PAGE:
The Sultanate’s efforts to tackle the growing menace of non-communicable diseases (NCDs) have won global recognition.
The World Health Organisation (WHO) has come to praise the strides made by the Sultanate, from smoke-free souks to low-salt bread, businesses and communities which are leading the charge against NCDs such as heart and lung diseases, cancer and diabetes.
Guided by the country’s Nizwa Healthy Lifestyle Project, Oman’s oldest community-based health promotion project founded in 1999, many layers of society – from the national consumer protection authority and municipal authorities to various businesses – have joined forces to reduce risks that causes NCDs and, in turn, improve health, the WHO notes.
“All is going well, we will set a goal to disseminate these initiatives and put in place more examples,” says Dr Zahir Al Anqoudi, head of the NCDs section at the Ministry of Health and member of the Oman Anti-Tobacco Society.
Earlier this year, the Nizwa project launched two new innovative health promotion activities: the `tobacco-free souk’ and the healthy restaurants initiative.
WHO has selected Oman for integrated support to fast-track progress in achieving nine global targets to control NCDs.
WHO notes that its support also helped to lay foundations for the five strategic priorities for NCD prevention and control the nation is working towards: tobacco control, healthy diet, physical activity, healthy territories and integration of NCDs into primary health care.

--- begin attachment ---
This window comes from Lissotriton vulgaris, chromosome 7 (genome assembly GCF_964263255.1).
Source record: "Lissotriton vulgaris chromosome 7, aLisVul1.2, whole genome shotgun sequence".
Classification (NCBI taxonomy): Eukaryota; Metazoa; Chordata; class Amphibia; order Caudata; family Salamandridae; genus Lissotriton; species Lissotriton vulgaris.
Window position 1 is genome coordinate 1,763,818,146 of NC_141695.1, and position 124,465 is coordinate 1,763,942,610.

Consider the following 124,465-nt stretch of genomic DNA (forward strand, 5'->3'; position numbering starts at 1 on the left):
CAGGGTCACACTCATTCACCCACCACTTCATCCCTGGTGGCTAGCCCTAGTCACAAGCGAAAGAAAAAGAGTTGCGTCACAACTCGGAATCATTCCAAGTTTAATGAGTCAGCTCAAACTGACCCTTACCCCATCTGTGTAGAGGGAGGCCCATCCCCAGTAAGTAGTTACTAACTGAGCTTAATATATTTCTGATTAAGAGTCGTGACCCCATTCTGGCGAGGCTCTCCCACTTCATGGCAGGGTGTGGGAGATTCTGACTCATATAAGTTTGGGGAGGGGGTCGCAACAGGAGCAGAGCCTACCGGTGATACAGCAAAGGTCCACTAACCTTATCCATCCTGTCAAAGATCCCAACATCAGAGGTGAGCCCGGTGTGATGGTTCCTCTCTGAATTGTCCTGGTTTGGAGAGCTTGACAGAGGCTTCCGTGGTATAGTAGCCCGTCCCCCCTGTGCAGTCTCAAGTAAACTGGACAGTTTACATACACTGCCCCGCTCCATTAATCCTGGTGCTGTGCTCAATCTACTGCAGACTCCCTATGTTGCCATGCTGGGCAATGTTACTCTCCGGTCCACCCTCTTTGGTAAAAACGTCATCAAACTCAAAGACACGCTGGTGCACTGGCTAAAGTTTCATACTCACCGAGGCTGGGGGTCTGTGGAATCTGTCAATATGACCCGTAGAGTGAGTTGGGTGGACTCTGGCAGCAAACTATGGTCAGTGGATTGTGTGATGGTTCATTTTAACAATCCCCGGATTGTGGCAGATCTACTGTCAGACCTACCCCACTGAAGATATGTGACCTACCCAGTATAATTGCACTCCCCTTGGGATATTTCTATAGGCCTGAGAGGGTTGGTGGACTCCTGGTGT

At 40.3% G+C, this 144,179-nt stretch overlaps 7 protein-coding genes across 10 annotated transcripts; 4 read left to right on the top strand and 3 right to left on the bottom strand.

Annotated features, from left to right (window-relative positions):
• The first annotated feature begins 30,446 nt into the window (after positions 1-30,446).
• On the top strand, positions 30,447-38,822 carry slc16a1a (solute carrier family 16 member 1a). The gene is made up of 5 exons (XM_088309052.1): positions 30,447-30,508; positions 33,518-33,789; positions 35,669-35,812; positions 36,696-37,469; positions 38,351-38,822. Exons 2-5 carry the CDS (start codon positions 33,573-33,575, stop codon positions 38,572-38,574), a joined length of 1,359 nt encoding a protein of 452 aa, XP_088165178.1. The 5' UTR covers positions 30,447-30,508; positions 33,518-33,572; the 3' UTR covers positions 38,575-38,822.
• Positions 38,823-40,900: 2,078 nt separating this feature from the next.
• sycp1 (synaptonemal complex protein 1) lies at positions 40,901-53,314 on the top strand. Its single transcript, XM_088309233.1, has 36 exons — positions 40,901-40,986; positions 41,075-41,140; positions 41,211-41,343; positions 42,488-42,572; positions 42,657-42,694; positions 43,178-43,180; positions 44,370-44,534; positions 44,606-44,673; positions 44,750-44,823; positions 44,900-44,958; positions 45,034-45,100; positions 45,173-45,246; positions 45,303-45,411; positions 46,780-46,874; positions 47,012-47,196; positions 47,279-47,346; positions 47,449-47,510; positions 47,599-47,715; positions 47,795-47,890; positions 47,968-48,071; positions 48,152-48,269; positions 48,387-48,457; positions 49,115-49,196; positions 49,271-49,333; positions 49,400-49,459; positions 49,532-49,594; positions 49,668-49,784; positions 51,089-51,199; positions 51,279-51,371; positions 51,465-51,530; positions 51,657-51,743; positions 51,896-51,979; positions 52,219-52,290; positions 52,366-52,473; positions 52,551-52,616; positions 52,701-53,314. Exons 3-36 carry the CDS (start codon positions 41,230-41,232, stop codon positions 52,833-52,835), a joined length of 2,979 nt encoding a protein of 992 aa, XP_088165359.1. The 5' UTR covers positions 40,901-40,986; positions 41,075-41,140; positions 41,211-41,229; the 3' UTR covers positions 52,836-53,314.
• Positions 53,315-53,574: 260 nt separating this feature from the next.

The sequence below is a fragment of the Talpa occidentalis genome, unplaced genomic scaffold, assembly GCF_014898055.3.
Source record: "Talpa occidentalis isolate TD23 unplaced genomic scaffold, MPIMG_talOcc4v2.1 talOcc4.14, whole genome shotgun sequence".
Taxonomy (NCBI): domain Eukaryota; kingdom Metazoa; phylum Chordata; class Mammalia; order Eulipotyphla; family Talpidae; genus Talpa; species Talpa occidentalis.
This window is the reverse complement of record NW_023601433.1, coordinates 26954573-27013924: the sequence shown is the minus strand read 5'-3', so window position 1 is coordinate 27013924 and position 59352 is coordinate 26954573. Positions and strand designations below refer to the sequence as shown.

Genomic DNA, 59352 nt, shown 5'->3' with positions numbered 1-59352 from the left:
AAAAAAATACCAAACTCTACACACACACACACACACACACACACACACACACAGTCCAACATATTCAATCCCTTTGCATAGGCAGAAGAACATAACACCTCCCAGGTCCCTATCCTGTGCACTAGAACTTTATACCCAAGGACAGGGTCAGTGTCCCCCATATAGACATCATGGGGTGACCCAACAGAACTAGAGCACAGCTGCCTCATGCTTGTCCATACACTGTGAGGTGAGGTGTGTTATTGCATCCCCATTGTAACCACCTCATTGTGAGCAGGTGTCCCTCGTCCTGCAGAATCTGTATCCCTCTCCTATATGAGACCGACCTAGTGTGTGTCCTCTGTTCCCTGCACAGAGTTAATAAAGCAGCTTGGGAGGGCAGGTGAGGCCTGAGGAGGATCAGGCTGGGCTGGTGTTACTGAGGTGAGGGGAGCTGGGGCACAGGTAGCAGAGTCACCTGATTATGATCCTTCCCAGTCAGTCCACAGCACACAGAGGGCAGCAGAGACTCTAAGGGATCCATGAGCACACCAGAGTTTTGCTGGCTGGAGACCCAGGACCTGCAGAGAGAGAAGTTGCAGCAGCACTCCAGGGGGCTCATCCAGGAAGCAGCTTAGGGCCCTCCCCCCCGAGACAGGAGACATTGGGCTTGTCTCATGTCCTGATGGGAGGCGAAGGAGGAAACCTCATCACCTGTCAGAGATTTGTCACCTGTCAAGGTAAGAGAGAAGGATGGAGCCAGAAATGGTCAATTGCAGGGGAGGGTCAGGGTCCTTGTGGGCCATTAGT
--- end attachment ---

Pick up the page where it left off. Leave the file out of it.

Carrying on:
Such collaboration has resulted in significant reductions of salt consumption. Reducing salt content in food was a measure supported by many local food producers, particularly the main bakeries who supply 90 per cent of all bread products. The government is now committed to additional legislation to regulate fats and sugars.
Community centres, restaurants and markets have become focus areas to tackle two big NCD risk factors – diet and tobacco.
The tobacco-free souk in Nizwa was a big step, says WHO. The healthy restaurants initiative is one of the few of its kind in the Eastern Mediterranean Region.
“We will make sure that the implementation of the initiatives will happen through proper awareness and training,” says Nizwa municipality director Yarub Al Yahyaee.
Since 2015, the Sultanate has been successful in achieving a 10 per cent reduction of salt content in bread items. In 2016, this initiative established a more ambitious objective of 20 per cent reduction broadening its focus to cheese as well.
A national monitoring team is controlling the progress in salt and fat reduction. A proposal to reduce saturated fat like palm oil is being considered.
“It’s encouraging to see such genuine commitment from the food and beverage industry in Oman to try to work towards making a change for the betterment of health,” says WHO Eastern Mediterranean Regional Office NCD director Dr Asmus Hammerich.